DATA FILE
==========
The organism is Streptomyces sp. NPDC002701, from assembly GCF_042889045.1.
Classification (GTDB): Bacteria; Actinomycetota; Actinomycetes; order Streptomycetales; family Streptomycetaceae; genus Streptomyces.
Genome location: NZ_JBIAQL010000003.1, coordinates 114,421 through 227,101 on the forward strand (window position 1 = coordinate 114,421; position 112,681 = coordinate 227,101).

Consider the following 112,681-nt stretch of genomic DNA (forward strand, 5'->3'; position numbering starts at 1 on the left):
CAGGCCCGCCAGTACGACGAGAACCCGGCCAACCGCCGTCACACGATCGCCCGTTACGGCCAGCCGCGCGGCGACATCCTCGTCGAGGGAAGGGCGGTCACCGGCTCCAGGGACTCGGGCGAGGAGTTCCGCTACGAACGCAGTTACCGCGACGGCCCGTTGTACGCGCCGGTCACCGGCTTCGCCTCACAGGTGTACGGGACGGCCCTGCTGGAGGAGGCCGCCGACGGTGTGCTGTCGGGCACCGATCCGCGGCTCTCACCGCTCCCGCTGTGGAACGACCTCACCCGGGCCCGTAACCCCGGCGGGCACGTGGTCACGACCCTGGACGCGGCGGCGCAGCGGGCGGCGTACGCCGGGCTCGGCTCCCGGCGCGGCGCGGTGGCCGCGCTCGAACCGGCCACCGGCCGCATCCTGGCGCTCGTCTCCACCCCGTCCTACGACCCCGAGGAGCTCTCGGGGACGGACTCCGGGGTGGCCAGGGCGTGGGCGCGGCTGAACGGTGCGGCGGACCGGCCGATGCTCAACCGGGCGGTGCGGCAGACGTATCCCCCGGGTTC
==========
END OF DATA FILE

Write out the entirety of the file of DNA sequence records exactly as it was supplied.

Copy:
The organism is Streptomyces sp. NPDC002701, from assembly GCF_042889045.1.
Classification (GTDB): Bacteria; Actinomycetota; Actinomycetes; order Streptomycetales; family Streptomycetaceae; genus Streptomyces.
Genome location: NZ_JBIAQL010000003.1, coordinates 114,421 through 227,101 on the forward strand (window position 1 = coordinate 114,421; position 112,681 = coordinate 227,101).

Consider the following 112,681-nt stretch of genomic DNA (forward strand, 5'->3'; position numbering starts at 1 on the left):
CAGGCCCGCCAGTACGACGAGAACCCGGCCAACCGCCGTCACACGATCGCCCGTTACGGCCAGCCGCGCGGCGACATCCTCGTCGAGGGAAGGGCGGTCACCGGCTCCAGGGACTCGGGCGAGGAGTTCCGCTACGAACGCAGTTACCGCGACGGCCCGTTGTACGCGCCGGTCACCGGCTTCGCCTCACAGGTGTACGGGACGGCCCTGCTGGAGGAGGCCGCCGACGGTGTGCTGTCGGGCACCGATCCGCGGCTCTCACCGCTCCCGCTGTGGAACGACCTCACCCGGGCCCGTAACCCCGGCGGGCACGTGGTCACGACCCTGGACGCGGCGGCGCAGCGGGCGGCGTACGCCGGGCTCGGCTCCCGGCGCGGCGCGGTGGCCGCGCTCGAACCGGCCACCGGCCGCATCCTGGCGCTCGTCTCCACCCCGTCCTACGACCCCGAGGAGCTCTCGGGGACGGACTCCGGGGTGGCCAGGGCGTGGGCGCGGCTGAACGGTGCGGCGGACCGGCCGATGCTCAACCGGGCGGTGCGGCAGACGTATCCCCCGGGTTC